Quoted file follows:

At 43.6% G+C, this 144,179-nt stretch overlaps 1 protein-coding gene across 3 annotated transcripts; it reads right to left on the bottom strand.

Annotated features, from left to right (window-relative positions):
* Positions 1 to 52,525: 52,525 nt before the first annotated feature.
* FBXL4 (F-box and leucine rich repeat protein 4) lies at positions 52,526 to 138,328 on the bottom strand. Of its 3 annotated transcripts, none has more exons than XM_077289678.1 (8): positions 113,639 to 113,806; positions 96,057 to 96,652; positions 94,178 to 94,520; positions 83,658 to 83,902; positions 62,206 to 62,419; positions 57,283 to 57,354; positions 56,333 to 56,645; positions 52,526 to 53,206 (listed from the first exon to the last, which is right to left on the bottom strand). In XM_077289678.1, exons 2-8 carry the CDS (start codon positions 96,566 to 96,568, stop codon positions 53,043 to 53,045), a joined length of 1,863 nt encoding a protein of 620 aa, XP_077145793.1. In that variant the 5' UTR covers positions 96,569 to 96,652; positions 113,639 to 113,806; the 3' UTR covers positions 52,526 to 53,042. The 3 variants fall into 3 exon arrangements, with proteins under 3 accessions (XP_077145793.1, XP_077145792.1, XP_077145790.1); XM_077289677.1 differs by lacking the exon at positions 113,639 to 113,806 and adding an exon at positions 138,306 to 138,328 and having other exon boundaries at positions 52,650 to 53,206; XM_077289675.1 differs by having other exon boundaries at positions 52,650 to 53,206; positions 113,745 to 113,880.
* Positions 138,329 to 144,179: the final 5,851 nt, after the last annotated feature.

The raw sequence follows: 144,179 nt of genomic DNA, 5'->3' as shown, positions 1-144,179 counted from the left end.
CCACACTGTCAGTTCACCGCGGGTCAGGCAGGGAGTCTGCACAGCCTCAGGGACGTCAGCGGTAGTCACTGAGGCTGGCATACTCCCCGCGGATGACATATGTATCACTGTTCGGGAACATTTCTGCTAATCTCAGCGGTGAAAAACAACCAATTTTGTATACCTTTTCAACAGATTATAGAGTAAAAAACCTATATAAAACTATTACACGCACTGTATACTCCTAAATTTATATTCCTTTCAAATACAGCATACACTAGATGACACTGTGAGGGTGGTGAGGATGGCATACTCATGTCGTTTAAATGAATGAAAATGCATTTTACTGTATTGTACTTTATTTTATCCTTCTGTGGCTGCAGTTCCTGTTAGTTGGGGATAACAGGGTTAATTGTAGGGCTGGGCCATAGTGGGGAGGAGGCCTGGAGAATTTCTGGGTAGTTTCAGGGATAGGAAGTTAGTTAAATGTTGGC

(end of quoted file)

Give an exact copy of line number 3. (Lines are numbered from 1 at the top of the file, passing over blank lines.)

* Positions 1 to 52,525: 52,525 nt before the first annotated feature.